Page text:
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A Happy Merry Eco-Friendly Holiday

Between Thanksgiving and New Year’s Day, Americans throw away 1 million extra tons of garbage each week, including holiday wrapping and packaging. What’s more, Americans use more electricity on holiday lights than some countries use in an entire year. Here are five ways to have an eco-friendly holiday to reduce your environmental footprint.

Get creative with wrapping gifts. Most mass-produced wrapping paper is not recyclable because of the shiny coatings, foils and colors. As a result, it ends up in landfills. Instead, wrap papers in old maps, the comics section of the newspaper, or children’s art work. Or, use a scarf, an attractive dishtowel, bandana, or a reusable shopping bag.

Use energy-saving holiday LED lights. Decorate your house with holiday LED lights that use 90 percent less energy than conventional lights, while saving your family up to $50 on your energy bill during the holiday season.

Shop local and organic for your holiday feast. Support local farmers who ranch and farm sustainably. Not only does local, organic food taste better, but you’ll also be doing your part to support the community and the planet.

Rethink the Christmas tree. Get a pesticide-free tree. Some growers use 40 different chemicals and chemical colorants. Be sure to recycle after the holiday season. (Each year, 10 million Christmas trees end up in the landfill.) Some cities offer programs that turn your tree into mulch or wood chips. An even more eco-friendly option is to buy a live tree and plant it in your yard, or a nearby park, after the holidays.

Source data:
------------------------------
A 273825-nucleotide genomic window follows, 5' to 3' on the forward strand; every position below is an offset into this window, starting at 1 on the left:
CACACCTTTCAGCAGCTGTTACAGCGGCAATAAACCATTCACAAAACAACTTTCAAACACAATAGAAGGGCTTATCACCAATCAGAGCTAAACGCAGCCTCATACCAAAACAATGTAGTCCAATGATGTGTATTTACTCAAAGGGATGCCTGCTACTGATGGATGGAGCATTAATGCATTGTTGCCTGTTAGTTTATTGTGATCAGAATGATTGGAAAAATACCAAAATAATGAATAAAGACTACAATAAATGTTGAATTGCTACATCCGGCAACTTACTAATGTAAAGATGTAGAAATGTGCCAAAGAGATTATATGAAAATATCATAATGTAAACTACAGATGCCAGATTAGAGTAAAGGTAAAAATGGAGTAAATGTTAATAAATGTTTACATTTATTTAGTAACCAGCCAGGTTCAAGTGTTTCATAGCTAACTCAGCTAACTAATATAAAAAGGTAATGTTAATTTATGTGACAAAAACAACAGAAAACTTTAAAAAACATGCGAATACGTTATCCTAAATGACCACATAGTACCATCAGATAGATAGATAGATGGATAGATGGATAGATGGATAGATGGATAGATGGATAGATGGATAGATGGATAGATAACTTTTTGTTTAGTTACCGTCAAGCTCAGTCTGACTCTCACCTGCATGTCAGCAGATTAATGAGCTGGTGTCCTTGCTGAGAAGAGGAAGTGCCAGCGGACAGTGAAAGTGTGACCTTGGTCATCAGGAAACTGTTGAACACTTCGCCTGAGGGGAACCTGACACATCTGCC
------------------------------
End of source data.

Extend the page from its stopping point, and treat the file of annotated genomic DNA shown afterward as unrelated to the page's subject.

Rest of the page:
Gift consciously. Reduce your consumption impact when giving holiday gifts. Do-it-yourself gifts such as a plate of homemade candy, crafty picture frames with photos, homemade vanilla extract or lavender bath salts are fun to make and receive. The gift of an experience is also a zero waste option—tickets to a ball game, play or concert, a museum membership, trip to the zoo or dinner out.

smallfootprintfamily.com

 

Under the Mistletoe

The tradition of kissing under the mistletoe started in ancient Greece, during the festival of Saturnalia and later in marriage ceremonies because of the plant’s association with fertility. During the Roman era, enemies at war would reconcile their differences under mistletoe, which represented peace.

livescience.com 

Office Holiday Party Etiquette

Tis the season for office holiday parties, which can be fun and festive, if everyone is on their best behavior, but disastrous when too many people let loose. Unfortunately, the latter happens far too often. Here are some simple etiquette rules to keep your job and reputation intact.

Don’t skip it. Unless you already have other plans that night that you absolutely cannot miss or change, show up. It’s good for your career to show your face.

Don’t be the first to leave. Of course, someone must be the first to leave. But for the same reason you shouldn’t skip the holiday party, you should avoid being the first to say good night.

Dress appropriately. The party may not take place during traditional work hours, but that doesn’t mean you should dress like you’re going to a nightclub. Generally, women shouldn’t wear anything too short, too tight, too low-cut or too anything. Men, if you normally wear a suit to work, don’t show up to the office party in jeans and a t-shirt.

Prepare your spouse or guest. Let your spouse or plus-one know about appropriate dress and topics of conversation to avoid. His or her behavior reflects on you.

Be sure to mingle. Take the time to schmooze with people you know and don’t know. Don’t spend your time texting or tweeting.

Avoid shop talk. Even if the holiday party is at the office this year, don’t drone on about work. It’s a party. Lighten up. Save your project updates for the Monday meeting.

Watch your body language. Appearing bored, or like you’d rather be somewhere else, is just as bad as not showing up. Don’t frown, slouch, cross your arms or yawn.

Be sure to eat. Sometimes employees skip the food and head straight to the bar.

Avoid gossip. When you speak to colleagues, keep the conversation upbeat and positive. Complaining about your boss, or the company will bring the mood down.

Don’t over imbibe. This is an important rule, but many people fail to follow it. It’s fine to enjoy a spirited beverage, but don’t overdo it. Set a limit for yourself before the party, and stick to it.

businessinsider.com

 

 

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